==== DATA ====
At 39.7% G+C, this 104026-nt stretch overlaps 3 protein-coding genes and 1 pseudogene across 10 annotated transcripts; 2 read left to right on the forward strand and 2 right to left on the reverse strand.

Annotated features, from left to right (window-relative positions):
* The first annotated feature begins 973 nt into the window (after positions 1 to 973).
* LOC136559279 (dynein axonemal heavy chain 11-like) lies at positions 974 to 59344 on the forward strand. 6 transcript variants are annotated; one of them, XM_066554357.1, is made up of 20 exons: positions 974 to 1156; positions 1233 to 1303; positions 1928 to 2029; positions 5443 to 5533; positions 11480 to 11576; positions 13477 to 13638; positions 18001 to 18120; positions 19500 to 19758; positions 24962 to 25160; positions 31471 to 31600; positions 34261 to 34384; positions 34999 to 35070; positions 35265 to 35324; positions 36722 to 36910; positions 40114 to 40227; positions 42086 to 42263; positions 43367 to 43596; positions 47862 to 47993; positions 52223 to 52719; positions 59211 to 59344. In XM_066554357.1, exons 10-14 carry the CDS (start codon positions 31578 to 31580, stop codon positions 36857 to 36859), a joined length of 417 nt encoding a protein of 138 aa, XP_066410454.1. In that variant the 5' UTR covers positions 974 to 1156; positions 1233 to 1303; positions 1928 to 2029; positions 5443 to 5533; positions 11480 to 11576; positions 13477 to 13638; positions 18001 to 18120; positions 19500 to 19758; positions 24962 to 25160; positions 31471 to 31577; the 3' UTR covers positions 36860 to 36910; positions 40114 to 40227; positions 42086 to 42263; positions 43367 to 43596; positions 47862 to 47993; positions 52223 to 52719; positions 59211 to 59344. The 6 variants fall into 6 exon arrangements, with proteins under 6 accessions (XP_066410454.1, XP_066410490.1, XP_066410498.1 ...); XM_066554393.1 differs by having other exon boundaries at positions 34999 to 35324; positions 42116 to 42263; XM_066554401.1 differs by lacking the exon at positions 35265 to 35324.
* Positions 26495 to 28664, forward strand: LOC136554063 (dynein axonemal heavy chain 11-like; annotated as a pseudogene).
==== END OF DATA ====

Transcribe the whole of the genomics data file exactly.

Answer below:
At 39.7% G+C, this 104026-nt stretch overlaps 3 protein-coding genes and 1 pseudogene across 10 annotated transcripts; 2 read left to right on the forward strand and 2 right to left on the reverse strand.

Annotated features, from left to right (window-relative positions):
* The first annotated feature begins 973 nt into the window (after positions 1 to 973).
* LOC136559279 (dynein axonemal heavy chain 11-like) lies at positions 974 to 59344 on the forward strand. 6 transcript variants are annotated; one of them, XM_066554357.1, is made up of 20 exons: positions 974 to 1156; positions 1233 to 1303; positions 1928 to 2029; positions 5443 to 5533; positions 11480 to 11576; positions 13477 to 13638; positions 18001 to 18120; positions 19500 to 19758; positions 24962 to 25160; positions 31471 to 31600; positions 34261 to 34384; positions 34999 to 35070; positions 35265 to 35324; positions 36722 to 36910; positions 40114 to 40227; positions 42086 to 42263; positions 43367 to 43596; positions 47862 to 47993; positions 52223 to 52719; positions 59211 to 59344. In XM_066554357.1, exons 10-14 carry the CDS (start codon positions 31578 to 31580, stop codon positions 36857 to 36859), a joined length of 417 nt encoding a protein of 138 aa, XP_066410454.1. In that variant the 5' UTR covers positions 974 to 1156; positions 1233 to 1303; positions 1928 to 2029; positions 5443 to 5533; positions 11480 to 11576; positions 13477 to 13638; positions 18001 to 18120; positions 19500 to 19758; positions 24962 to 25160; positions 31471 to 31577; the 3' UTR covers positions 36860 to 36910; positions 40114 to 40227; positions 42086 to 42263; positions 43367 to 43596; positions 47862 to 47993; positions 52223 to 52719; positions 59211 to 59344. The 6 variants fall into 6 exon arrangements, with proteins under 6 accessions (XP_066410454.1, XP_066410490.1, XP_066410498.1 ...); XM_066554393.1 differs by having other exon boundaries at positions 34999 to 35324; positions 42116 to 42263; XM_066554401.1 differs by lacking the exon at positions 35265 to 35324.
* Positions 26495 to 28664, forward strand: LOC136554063 (dynein axonemal heavy chain 11-like; annotated as a pseudogene).